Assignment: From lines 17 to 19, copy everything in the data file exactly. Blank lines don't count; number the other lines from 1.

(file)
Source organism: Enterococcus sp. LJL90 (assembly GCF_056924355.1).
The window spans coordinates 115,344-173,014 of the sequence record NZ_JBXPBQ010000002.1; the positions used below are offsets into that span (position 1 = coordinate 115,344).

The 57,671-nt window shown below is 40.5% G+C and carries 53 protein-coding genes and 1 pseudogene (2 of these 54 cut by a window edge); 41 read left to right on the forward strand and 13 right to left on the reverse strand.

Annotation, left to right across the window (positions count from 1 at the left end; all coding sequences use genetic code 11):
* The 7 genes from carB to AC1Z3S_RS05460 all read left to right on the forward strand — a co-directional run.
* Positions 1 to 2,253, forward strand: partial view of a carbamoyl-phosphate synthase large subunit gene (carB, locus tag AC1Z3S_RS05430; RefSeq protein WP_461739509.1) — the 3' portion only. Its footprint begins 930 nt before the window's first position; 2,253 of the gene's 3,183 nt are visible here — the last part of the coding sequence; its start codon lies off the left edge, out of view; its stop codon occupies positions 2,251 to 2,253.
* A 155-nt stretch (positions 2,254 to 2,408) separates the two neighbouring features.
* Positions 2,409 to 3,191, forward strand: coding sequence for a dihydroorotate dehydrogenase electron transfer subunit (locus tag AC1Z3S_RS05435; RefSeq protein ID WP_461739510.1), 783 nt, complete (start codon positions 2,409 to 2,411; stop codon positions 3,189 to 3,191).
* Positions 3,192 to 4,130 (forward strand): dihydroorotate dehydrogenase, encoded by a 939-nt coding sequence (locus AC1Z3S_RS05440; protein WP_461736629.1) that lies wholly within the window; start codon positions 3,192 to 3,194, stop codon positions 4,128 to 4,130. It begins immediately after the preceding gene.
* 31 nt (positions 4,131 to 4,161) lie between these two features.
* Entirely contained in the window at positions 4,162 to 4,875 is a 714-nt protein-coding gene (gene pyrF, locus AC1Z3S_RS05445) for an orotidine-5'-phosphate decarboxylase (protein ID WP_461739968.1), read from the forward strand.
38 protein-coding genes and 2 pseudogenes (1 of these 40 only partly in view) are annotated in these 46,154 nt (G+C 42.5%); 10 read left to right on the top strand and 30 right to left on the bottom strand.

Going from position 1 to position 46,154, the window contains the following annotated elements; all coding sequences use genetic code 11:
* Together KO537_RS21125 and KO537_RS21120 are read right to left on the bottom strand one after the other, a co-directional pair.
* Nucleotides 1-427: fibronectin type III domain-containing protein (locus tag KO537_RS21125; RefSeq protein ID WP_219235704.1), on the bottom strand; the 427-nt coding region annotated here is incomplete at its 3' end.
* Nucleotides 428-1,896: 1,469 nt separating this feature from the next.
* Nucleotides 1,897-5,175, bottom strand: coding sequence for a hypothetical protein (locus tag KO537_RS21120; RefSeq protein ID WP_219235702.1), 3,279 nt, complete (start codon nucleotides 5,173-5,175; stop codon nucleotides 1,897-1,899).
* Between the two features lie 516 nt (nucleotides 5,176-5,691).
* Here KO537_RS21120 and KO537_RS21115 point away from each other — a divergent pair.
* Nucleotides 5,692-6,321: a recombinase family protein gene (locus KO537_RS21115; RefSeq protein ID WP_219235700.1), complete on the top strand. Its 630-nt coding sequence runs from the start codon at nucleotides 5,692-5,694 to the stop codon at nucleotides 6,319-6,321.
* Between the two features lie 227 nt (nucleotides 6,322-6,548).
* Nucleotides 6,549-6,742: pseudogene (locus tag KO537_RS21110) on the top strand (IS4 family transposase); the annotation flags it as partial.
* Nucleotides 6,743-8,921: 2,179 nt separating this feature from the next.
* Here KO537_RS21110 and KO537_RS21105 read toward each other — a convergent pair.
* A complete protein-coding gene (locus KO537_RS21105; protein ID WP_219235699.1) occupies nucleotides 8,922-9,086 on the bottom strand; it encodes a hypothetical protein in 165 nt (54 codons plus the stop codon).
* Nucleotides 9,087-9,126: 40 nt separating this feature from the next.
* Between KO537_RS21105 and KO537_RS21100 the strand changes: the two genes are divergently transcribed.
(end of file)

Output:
* Nucleotides 1,897-5,175, bottom strand: coding sequence for a hypothetical protein (locus tag KO537_RS21120; RefSeq protein ID WP_219235702.1), 3,279 nt, complete (start codon nucleotides 5,173-5,175; stop codon nucleotides 1,897-1,899).
* Between the two features lie 516 nt (nucleotides 5,176-5,691).
* Here KO537_RS21120 and KO537_RS21115 point away from each other — a divergent pair.